figureTop left: Subset of fixed-thickness configurations investigated, comprising 8×104 TiO2 nanospheres with a diameter of 200 nm embedded in a polymer matrix. Volume density (fv) and degree of packing correlations (fp) are varied independently. Right: Total reflectance obtained for each configuration, exhibiting an absolute maximum (red marker) at a filling fraction of 25 percent and a packing fraction of 49 percent. Bottom left: Corresponding absolute value of the total electric field, plotted for a cross-cut plane. [Enlarge figure]

Highly opaque, multiple scattering systems serve many technological purposes, from basic paint and coatings for diffuse reflection, to more advanced applications in the fields of light harvesting, radiative cooling or cryptography.1 Despite its long-standing relevance, however, the rich light-transport physics in disordered media still has several fundamental aspects under active research.2,3

Even basic questions such as what particle density or spatial correlations provide maximum scattering efficiency remain open. On the one hand, poor reproducibility of fabrication and measurement conditions hinder the comparison between different experiments. On the other, rigorous numerical approaches are notoriously impractical for large 3-D disordered structures.

To address these issues, we adopted a rigorous model to solve Maxwell’s equations in large aggregates of scattering nanoparticles—something now made possible by the massively parallel computing capabilities of modern graphics processing units. In recent publications, we developed a software implementation of the multi-particle T-matrix method4 and used it to perform a comprehensive numerical survey encompassing the full range of particle densities and spatial correlations that can be accessed for different packings of hard spheres.5

By varying the structural parameters independently, we revealed that two distinct “phases” can be defined in which spatial correlations play opposite roles in terms of scattering efficiency, an effect arising when near-field coupling is decreased at the expense of an increased medium homogeneity. Applying our results to the exemplary case of white paint, we determined the structural parameters corresponding to the highest scattering efficiency and provided a lower bound for the scattering strength in such discrete random media.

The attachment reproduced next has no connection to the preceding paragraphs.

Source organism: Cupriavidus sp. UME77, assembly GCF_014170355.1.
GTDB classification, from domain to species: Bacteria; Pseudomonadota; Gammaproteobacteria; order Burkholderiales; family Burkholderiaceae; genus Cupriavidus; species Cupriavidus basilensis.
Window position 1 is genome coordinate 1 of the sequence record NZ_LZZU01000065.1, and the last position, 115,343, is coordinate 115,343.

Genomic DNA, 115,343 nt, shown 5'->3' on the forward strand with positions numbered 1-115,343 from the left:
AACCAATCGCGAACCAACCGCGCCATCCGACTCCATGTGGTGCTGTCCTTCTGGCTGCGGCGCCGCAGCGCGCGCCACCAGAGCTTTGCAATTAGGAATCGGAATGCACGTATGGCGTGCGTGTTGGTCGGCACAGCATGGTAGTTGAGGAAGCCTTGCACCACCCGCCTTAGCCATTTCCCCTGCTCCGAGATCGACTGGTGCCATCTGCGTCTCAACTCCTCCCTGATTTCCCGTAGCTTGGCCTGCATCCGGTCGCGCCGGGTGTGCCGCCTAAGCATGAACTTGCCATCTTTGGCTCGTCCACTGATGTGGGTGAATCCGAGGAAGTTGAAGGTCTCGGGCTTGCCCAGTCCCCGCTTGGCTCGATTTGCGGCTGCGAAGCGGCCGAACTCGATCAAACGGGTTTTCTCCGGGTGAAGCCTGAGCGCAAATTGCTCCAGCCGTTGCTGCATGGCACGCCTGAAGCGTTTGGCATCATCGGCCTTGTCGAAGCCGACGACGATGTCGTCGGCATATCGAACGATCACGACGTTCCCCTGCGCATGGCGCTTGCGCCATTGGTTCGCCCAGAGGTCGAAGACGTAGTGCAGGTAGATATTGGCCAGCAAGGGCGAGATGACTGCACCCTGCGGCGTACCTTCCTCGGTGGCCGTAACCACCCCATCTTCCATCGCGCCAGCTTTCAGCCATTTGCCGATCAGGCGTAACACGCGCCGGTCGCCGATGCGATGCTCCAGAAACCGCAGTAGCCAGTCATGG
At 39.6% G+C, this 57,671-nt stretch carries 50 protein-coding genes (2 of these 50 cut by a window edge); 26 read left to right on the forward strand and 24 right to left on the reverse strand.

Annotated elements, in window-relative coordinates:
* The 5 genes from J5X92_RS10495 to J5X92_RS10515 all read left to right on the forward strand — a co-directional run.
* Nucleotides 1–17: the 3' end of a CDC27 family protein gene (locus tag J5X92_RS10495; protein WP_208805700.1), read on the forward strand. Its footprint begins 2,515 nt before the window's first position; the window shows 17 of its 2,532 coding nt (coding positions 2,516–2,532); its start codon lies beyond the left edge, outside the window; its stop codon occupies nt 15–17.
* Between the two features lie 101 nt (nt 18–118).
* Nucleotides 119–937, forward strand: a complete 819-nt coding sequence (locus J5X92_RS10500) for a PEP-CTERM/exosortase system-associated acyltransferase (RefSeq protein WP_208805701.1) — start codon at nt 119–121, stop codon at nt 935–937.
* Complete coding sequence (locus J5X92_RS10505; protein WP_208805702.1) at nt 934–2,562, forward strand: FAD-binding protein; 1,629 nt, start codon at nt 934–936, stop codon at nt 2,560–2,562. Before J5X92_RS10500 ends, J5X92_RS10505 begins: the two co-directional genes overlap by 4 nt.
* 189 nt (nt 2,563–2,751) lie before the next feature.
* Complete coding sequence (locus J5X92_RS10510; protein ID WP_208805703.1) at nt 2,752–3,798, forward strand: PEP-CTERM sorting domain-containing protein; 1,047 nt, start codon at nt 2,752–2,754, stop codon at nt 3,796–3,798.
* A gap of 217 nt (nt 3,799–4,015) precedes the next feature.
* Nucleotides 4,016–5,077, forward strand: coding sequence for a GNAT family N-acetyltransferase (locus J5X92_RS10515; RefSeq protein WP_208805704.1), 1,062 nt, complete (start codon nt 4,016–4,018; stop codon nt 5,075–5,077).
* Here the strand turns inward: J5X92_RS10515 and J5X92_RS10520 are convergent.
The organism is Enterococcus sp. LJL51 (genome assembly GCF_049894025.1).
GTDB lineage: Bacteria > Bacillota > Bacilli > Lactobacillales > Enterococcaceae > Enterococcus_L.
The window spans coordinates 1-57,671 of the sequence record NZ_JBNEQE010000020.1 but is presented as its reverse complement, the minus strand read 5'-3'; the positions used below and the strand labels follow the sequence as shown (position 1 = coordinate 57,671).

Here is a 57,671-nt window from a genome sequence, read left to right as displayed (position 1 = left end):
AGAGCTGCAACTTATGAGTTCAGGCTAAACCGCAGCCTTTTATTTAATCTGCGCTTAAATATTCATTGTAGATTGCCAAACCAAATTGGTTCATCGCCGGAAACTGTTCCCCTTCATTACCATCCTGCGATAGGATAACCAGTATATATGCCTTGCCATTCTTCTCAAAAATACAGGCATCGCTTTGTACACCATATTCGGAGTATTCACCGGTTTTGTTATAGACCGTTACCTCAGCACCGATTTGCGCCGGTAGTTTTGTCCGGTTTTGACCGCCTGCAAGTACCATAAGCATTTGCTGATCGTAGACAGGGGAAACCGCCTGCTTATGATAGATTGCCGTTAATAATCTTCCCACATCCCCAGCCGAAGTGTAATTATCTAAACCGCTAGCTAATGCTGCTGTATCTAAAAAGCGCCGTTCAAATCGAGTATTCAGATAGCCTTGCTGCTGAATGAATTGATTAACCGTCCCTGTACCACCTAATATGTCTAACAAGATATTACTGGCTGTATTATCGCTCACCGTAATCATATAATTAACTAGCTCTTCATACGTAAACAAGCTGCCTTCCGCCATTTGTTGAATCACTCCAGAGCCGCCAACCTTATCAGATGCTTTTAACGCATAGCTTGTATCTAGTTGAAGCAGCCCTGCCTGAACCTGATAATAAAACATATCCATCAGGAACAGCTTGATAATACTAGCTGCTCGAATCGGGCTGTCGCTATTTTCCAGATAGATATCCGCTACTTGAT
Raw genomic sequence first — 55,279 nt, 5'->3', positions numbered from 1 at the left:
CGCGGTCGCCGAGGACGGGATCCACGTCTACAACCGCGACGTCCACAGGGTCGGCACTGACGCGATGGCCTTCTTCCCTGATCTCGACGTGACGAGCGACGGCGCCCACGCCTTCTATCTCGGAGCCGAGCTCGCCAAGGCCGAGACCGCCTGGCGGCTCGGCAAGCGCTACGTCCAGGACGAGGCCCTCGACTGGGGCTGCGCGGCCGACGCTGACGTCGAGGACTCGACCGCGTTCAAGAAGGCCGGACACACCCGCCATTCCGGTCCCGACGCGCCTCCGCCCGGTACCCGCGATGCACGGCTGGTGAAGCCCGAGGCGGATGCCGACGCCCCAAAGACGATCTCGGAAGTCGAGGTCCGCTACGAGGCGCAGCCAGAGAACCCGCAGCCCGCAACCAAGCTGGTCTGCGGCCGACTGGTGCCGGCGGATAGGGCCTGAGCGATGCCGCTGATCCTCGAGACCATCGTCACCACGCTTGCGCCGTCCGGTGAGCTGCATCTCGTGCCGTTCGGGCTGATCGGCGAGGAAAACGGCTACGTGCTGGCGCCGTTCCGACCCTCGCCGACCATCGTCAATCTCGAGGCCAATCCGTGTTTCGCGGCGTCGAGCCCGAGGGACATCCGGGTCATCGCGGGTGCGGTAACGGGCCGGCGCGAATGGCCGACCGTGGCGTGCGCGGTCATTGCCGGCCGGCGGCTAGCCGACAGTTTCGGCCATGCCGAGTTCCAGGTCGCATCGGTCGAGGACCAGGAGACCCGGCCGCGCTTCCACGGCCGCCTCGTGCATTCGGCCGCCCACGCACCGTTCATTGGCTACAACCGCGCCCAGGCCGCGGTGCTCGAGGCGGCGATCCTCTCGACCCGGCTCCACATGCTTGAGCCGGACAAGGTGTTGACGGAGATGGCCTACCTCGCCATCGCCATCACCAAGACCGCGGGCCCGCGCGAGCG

This has implications not just for fundamental physics but also for industry applications and environmental protection, since we show how tuning correlations can lead to enhanced turbidity with reduced nanoparticle density. Our results pave the way to further full-wave investigations of large 3-D aperiodic structures, the study of which has so far been substantially limited to approximate or effective models.


Lorenzo Pattelli, Università di Firenze, Sesto Fiorentino, Italy

Amos Egel and Uli Lemmer, Karlsruhe Institute of Technology, Karlsruhe, Germany

Diederik S. Wiersma, Università di Firenze and Istituto Nazionale di Ricerca Metrologica, Turin, Italy


1. D.S. Wiersma. Nat. Photon. 7, 3 (2013).

2. T. Sperling et al. New J. Phys. 18, 013039 (2016).

3. S. Rotter and S. Gigan. Rev. Mod. Phys. 89, 015005 (2017).

4. A. Egel et al. J. Quant. Spectrosc. Radiat. Transfer 199, 103 (2017).

5. L. Pattelli et al. Optica 5, 9 (2018).